States Restricting Access to Abortion by Wrongly Deeming it as 'Non-Essential' During COVID-19

ACP Chapter Action Tool Kit

Prepared by ACP’s Division of Governmental Affairs and Public Policy

April 17, 2020


In light of ongoing shortages of medical equipment/personal protective equipment (PPE) and the continued risk of transmitting the coronavirus, numerous states have issued orders requiring non-essential businesses to close and non-urgent medical visits and procedures to be postponed. Some states have interpreted these orders to explicitly prohibit abortion services for the duration of the emergency order. These emergency orders are being issued under the pretext that abortion is a nonessential procedure and takes away from the scarce supply of medical equipment that is being strained by the COVID-19 response. Existing limitations being placed on abortion services include, but are not limited to, the following states:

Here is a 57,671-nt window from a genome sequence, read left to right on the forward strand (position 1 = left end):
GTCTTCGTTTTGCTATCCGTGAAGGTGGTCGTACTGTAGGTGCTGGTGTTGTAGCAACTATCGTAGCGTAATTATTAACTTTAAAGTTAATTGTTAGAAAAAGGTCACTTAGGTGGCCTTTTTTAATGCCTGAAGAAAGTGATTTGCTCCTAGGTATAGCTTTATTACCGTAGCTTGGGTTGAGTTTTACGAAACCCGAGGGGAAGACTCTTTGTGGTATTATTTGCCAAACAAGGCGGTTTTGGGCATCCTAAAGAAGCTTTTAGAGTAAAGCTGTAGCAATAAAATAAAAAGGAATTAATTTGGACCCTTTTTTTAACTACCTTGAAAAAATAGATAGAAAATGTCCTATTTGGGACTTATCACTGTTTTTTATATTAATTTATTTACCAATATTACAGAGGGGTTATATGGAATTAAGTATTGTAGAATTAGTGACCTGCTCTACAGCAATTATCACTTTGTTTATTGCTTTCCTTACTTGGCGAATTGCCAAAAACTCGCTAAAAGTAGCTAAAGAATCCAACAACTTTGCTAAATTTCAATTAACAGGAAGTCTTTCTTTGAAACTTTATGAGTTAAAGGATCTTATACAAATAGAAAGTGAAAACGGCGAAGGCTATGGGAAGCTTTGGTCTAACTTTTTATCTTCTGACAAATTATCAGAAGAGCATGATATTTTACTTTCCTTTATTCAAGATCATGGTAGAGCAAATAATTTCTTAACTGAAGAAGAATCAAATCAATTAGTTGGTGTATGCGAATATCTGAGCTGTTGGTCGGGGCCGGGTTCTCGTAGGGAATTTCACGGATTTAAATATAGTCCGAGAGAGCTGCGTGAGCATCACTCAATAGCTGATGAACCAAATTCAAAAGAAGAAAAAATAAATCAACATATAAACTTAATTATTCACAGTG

• Texas: Attorney General Ken Paxton ordered a ban on all abortions, except for those where the mother’s life is at risk, in line with Governor Greg Abbott’s executive order requiring the postponement of medically unnecessary surgeries and procedures. While the emergency order expires April 21, physicians who participate in a prohibited abortion prior to that date is subject to fines of up to $1,000 or face jail time of up to 180 days. A federal judge issued temporary restraining orders against the abortion prohibition order; however, the state appealed the district court decision to the Fifth Circuit Court of Appeals, which overturned the district court’s ruling and issued a temporary stay while the case was argued. The Fifth Circuit later issued a ruling easing the state’s restrictions, permitting medication abortions as well as surgical abortions for those who would be unable to legally obtain an abortion under the state’s 22 week ban if they had to wait until after the emergency order expired.